More modern men and women are going “paleo” than ever before, but is eating like our ancient ancestors the right choice for athletes looking to increase peak performance?
First popularized in the 1970s and adopted by more athletes every day, the paleolithic diet aims to feed you like your body was made to be fed, like the cavemen did it.
For more than 2.5 million years — 99.6 percent of human history — we ate just lean meats, seafood, fruits, vegetables and nuts. Our bodies became attuned to this nutritional mix, paleo experts say, and we should be eating just these unprocessed foods if we want to live healthy today.
But we are not eating these foods, and we are not living healthy. 10,000 years ago, the agricultural revolution arrived, bringing with it a deluge of readily available fats, dairy, legumes and grains. We’ve been stuffing our faces ever since, giving rise to an epidemic of diseases like obesity, hypertension and diabetes.
Civilization is suffering from major health issues as a direct result of what we now eat and drink. But is the going back to the ways of our caveman ancestors the answer to today’s dietary ills? Is the paleo diet healthy?
Nearly all nutritionists agree that we’d be wise to assimilate at least some paleolithic wisdom into our daily lives. Skip the chocolate cake for dessert and eat a piece of fruit instead. Can the Pringles and snack on a handful of nuts.
But should you really exclude all dairy from your daily life? Isn’t milk good for your bones? What about grains? Aren’t we supposed to carbo-load before a big race? And no legumes? Really?
This is where the field splits, but not down the middle.
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A minority of paleo-minded PhDs swear by the hard-line, encouraging patients to follow every letter of the paleo diet law. And many all-out practitioners are happy with the results, quickly shedding weight and feeling great, with many using the help of vitamin supplements to complete their diet.
Other nutritionists are less enthusiastic, especially when it comes to prescribing paleo for athletes. Our ancestors, after all, walked five to ten miles a day while foraging and hunting, but granddaddy caveman didn’t exert himself vigorously for much more than an hour at a time like the Adrenalists of today. And he most certainly didn’t run marathons.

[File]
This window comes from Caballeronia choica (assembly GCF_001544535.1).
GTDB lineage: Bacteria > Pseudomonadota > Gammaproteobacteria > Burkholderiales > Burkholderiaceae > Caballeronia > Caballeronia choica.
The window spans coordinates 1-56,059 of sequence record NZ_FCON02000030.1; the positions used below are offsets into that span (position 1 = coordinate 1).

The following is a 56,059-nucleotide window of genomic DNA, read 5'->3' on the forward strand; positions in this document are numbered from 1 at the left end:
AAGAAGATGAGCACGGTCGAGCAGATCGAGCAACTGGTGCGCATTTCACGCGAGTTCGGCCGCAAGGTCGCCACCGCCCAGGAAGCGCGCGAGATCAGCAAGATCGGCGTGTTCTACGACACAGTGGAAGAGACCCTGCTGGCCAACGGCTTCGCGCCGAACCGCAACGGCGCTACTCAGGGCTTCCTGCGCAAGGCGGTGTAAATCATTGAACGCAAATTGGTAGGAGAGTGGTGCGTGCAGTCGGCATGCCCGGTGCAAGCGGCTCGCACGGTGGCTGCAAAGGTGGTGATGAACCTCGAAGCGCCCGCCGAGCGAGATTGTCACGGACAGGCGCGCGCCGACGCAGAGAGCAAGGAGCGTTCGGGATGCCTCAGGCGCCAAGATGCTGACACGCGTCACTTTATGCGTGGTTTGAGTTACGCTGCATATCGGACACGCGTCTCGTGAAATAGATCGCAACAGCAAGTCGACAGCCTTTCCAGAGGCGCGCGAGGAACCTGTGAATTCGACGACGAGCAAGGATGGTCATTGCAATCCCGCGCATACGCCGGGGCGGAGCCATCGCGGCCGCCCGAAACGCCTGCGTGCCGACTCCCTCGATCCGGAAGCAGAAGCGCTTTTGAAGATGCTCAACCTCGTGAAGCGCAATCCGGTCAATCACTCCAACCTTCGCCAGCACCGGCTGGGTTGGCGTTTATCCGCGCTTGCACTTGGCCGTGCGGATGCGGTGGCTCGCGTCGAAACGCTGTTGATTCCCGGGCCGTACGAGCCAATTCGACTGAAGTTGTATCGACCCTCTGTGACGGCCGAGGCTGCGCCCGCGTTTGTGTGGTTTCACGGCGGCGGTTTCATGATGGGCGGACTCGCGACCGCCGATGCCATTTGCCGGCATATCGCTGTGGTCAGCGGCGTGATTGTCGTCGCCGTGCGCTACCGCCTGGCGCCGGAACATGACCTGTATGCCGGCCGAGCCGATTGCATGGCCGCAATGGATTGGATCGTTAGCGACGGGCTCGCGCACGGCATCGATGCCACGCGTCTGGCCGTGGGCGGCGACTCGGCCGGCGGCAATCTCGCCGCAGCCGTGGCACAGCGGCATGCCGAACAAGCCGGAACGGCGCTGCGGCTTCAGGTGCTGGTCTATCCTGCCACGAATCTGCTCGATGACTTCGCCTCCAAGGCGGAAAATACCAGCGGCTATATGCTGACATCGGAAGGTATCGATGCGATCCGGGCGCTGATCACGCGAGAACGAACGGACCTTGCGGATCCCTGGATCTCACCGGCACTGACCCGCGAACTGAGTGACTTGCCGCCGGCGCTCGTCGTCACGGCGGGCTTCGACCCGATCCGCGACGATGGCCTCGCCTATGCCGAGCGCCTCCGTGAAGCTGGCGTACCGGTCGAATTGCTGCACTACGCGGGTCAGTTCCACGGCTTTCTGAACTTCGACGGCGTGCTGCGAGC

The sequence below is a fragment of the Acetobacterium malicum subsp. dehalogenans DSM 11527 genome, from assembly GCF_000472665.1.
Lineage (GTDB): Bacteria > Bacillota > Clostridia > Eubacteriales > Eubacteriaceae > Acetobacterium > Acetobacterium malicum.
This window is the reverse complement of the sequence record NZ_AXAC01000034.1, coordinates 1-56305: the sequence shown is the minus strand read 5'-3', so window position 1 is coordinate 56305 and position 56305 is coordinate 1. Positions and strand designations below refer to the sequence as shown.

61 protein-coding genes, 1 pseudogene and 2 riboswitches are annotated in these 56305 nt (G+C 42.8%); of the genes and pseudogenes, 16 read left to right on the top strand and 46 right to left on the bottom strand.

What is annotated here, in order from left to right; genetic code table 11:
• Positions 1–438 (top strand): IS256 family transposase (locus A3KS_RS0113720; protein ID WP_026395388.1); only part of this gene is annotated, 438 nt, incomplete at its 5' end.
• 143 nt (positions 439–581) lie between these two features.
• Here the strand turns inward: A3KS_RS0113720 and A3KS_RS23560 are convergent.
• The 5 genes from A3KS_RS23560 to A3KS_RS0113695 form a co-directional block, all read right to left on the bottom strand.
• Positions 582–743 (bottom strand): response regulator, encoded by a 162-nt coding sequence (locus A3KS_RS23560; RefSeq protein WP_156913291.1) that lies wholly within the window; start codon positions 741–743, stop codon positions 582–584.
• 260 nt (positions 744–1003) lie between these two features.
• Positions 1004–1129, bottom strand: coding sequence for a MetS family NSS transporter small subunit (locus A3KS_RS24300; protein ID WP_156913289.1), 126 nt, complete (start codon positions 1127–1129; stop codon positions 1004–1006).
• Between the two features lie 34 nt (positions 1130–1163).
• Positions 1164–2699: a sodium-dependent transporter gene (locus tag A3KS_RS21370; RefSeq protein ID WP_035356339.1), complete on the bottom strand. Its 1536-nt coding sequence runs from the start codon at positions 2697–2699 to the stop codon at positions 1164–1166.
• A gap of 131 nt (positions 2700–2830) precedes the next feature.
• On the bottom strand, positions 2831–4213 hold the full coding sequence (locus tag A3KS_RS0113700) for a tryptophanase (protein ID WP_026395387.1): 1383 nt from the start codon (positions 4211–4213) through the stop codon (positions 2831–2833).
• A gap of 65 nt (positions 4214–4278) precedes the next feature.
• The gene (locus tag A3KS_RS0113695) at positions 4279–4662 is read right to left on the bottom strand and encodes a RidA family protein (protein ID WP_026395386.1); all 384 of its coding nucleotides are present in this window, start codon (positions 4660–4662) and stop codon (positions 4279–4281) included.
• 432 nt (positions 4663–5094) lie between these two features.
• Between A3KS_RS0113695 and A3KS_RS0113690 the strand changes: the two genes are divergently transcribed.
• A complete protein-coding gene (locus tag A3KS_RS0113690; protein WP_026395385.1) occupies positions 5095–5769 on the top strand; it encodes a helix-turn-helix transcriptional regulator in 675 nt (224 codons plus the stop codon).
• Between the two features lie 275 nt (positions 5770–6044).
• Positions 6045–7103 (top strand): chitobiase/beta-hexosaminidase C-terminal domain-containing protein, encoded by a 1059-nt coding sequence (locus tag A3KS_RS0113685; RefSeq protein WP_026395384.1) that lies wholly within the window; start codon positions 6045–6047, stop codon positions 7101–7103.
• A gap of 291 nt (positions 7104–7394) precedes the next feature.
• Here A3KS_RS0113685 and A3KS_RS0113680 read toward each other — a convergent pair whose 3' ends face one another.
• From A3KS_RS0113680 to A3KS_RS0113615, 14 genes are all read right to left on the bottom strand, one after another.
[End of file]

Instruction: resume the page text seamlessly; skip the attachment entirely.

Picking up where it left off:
For endurance athletes and those of you who hit the gym hard every day, it’s probably smart to bend the rules on the foods eaten by the ancients. The paleo diet isn’t just expensive and largely inconvenient, it short-changes its followers on an organic compound essential for peak endurance: carbohydrates.
When carbohydrates aren’t available in the blood stream, your body starts breaking down other things for fuel. Those other things can include muscle, which you need to achieve peak athletic performance.
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PALEO FOR ATHLETES: IS IT THE ANSWER?
If you’re thinking about going paleo, it’s probably OK to take on the fundamental principles, but cut corners for a performance dietary fix. You need your carbs to perform like a champion.
New paleo-based diets are being drawn up every year for athletes, some giving the green light to legumes, others allowing for bagels and cereal during designated windows pre- and post-workout.
Ultimately, none of us can really ever go back to living totally like our paleolithic ancestors. We may have inherited their bodies, but we won’t be able to find their foods.
Not only have we hybridized and marbled “their” produce beyond recognition, it’s unclear exactly what “their” foods were in the first place. Some paleolithic tribes ate almost all meat, others ate almost all roots and tubers.
If one thing is for sure, it’s that our modern tribe can improve upon the way we eat. The paleo diet might not be the solution for athletes looking to increase performance, but it offers some keys to how we might get there.